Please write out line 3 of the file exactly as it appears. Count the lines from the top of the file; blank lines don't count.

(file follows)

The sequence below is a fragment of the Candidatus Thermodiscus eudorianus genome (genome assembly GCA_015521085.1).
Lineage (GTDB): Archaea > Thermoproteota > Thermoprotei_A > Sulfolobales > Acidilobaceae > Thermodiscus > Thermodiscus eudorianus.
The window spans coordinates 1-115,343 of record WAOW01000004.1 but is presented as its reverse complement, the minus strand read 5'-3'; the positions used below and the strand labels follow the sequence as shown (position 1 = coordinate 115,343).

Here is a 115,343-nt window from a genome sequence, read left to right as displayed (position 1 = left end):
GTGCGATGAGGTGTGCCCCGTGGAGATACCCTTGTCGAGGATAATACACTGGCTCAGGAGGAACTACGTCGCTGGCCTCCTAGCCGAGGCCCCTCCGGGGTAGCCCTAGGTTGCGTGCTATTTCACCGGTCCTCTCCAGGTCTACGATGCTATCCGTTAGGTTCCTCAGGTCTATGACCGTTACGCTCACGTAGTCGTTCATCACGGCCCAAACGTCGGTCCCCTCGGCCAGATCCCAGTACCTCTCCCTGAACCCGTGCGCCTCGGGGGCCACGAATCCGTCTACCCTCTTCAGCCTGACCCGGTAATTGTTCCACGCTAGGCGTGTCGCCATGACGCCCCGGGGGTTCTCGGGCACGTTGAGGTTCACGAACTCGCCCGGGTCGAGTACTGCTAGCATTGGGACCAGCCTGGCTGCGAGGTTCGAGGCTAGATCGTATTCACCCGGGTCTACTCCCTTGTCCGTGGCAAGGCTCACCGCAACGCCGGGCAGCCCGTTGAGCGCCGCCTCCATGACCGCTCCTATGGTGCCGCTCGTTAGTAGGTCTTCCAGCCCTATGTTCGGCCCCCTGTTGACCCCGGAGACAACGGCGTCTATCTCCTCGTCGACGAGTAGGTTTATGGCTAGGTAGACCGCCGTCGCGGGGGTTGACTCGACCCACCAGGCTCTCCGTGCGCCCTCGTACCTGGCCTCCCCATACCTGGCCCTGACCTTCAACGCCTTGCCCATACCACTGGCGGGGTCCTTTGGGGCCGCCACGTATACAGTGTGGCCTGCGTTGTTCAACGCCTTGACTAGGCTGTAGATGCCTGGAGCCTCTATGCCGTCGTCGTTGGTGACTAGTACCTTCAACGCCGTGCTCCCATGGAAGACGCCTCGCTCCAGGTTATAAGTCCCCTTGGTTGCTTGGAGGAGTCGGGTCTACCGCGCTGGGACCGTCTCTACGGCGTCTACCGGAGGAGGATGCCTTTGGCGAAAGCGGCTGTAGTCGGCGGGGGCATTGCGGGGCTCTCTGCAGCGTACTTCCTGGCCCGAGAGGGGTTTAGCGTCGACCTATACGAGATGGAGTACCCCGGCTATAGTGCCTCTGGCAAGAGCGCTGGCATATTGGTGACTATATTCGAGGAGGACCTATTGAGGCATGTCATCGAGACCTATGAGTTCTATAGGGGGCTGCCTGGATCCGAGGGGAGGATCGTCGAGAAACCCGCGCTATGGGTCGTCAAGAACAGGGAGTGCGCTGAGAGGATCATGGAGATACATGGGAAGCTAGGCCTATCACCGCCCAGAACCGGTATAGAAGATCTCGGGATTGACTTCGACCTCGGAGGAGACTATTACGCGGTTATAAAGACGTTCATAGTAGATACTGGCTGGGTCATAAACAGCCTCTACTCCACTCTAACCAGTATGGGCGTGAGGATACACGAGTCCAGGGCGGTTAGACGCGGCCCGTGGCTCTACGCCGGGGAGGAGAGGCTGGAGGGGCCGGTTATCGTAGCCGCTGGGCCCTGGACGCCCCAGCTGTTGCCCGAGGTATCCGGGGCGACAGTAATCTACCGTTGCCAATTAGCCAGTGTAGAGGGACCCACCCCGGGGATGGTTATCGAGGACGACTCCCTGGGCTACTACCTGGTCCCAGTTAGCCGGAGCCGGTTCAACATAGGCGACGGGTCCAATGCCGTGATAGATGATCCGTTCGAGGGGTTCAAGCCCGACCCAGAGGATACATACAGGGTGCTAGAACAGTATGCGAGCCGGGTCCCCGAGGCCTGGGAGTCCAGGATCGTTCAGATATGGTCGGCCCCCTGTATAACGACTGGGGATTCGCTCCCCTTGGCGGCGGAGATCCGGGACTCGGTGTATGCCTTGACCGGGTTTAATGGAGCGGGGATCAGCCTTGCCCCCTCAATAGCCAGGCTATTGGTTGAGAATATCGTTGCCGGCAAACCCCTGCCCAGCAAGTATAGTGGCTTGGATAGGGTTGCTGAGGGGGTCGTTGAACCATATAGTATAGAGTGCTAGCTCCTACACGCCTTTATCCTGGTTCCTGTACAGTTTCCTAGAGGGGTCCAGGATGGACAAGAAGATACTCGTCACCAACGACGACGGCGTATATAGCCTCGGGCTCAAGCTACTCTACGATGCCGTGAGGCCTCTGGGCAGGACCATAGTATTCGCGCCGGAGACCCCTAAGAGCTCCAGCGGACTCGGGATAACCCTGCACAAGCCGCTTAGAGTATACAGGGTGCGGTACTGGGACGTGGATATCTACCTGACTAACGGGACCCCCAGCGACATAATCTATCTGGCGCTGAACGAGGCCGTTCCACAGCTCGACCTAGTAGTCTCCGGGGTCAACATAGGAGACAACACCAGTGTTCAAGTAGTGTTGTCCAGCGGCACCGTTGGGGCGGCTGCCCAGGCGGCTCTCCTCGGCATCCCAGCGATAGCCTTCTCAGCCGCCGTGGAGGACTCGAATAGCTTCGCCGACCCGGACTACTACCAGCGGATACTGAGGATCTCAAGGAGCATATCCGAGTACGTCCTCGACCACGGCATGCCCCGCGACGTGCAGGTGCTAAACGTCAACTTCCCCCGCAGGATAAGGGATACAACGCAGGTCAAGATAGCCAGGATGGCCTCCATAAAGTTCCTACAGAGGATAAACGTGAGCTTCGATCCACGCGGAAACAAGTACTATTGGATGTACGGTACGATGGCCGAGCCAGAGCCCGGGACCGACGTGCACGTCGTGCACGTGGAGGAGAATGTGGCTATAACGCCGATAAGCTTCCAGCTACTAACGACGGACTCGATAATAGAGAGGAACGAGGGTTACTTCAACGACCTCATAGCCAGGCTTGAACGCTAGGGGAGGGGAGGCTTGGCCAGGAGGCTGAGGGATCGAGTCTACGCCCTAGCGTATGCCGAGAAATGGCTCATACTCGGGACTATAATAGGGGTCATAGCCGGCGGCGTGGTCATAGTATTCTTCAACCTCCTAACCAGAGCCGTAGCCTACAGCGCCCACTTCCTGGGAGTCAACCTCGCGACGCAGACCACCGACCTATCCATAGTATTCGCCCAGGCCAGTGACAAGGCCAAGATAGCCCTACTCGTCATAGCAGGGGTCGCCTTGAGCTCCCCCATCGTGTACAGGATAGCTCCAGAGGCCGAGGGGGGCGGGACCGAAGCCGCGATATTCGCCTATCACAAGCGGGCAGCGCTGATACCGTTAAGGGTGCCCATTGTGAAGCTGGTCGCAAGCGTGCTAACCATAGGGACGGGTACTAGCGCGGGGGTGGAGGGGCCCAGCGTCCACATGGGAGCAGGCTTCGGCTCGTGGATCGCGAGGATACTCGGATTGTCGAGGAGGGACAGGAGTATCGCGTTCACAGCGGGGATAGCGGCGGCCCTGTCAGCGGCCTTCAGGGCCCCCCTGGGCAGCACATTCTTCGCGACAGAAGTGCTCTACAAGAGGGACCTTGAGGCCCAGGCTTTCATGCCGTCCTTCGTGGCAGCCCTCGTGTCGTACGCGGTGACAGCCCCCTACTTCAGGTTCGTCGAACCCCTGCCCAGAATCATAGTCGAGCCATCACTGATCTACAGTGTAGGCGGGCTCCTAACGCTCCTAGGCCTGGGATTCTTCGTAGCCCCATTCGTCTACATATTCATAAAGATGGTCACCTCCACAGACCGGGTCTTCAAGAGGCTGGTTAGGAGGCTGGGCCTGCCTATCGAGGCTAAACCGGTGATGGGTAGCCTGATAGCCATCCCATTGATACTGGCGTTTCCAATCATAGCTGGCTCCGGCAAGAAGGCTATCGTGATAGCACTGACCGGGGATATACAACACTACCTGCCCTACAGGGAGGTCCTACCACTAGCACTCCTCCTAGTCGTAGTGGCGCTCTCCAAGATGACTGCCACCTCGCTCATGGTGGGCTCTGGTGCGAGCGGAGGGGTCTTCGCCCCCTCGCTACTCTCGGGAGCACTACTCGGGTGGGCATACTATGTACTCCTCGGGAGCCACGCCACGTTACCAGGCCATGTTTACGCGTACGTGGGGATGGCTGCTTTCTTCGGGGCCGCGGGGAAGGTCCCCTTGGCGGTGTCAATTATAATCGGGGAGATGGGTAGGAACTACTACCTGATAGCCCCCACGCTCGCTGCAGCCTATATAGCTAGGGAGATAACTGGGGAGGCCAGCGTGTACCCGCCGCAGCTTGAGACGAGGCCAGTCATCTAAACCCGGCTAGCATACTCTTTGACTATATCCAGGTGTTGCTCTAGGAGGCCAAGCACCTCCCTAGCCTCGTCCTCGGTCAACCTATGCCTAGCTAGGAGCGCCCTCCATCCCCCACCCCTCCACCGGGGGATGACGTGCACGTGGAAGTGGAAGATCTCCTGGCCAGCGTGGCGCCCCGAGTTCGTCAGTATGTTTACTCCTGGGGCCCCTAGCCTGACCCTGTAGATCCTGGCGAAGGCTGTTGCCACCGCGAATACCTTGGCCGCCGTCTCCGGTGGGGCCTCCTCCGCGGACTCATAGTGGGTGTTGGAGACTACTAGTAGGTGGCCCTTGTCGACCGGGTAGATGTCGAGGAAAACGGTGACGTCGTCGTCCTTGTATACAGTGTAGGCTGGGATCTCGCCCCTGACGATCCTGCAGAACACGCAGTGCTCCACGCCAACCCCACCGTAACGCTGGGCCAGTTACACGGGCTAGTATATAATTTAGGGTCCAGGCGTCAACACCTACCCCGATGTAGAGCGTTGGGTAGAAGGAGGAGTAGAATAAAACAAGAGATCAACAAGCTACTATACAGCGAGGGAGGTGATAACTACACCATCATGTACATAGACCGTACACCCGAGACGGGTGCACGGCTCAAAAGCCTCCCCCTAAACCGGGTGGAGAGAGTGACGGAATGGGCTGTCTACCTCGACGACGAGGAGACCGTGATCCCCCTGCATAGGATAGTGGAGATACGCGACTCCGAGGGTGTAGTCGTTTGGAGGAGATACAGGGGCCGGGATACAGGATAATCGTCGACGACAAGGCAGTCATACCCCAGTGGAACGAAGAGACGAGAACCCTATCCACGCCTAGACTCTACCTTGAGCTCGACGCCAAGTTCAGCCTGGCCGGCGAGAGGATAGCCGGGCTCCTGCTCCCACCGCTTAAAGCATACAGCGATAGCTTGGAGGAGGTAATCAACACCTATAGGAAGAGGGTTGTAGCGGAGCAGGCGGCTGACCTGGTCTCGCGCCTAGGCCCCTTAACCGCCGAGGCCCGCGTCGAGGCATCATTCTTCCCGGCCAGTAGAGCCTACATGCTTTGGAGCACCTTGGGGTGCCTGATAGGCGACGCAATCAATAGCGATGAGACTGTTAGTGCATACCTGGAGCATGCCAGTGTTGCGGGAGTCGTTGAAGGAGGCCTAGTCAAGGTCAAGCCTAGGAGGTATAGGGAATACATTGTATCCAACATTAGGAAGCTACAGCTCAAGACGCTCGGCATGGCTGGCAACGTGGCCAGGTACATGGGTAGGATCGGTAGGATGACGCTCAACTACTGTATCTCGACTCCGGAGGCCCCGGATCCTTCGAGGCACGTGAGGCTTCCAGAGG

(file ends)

The window spans coordinates 1-115,343 of record WAOW01000004.1 but is presented as its reverse complement, the minus strand read 5'-3'; the positions used below and the strand labels follow the sequence as shown (position 1 = coordinate 115,343).